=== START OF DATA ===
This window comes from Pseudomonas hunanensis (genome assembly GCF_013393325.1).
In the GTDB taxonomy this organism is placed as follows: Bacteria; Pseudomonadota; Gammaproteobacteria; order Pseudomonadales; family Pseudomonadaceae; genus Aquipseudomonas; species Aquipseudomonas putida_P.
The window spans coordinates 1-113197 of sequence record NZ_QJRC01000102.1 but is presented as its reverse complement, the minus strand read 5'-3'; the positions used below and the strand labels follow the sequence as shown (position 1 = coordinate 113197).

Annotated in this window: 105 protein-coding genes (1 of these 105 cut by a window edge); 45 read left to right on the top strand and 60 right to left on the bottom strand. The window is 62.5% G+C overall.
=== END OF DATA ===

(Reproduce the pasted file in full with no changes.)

This window comes from Pseudomonas hunanensis (genome assembly GCF_013393325.1).
In the GTDB taxonomy this organism is placed as follows: Bacteria; Pseudomonadota; Gammaproteobacteria; order Pseudomonadales; family Pseudomonadaceae; genus Aquipseudomonas; species Aquipseudomonas putida_P.
The window spans coordinates 1-113197 of sequence record NZ_QJRC01000102.1 but is presented as its reverse complement, the minus strand read 5'-3'; the positions used below and the strand labels follow the sequence as shown (position 1 = coordinate 113197).

Annotated in this window: 105 protein-coding genes (1 of these 105 cut by a window edge); 45 read left to right on the top strand and 60 right to left on the bottom strand. The window is 62.5% G+C overall.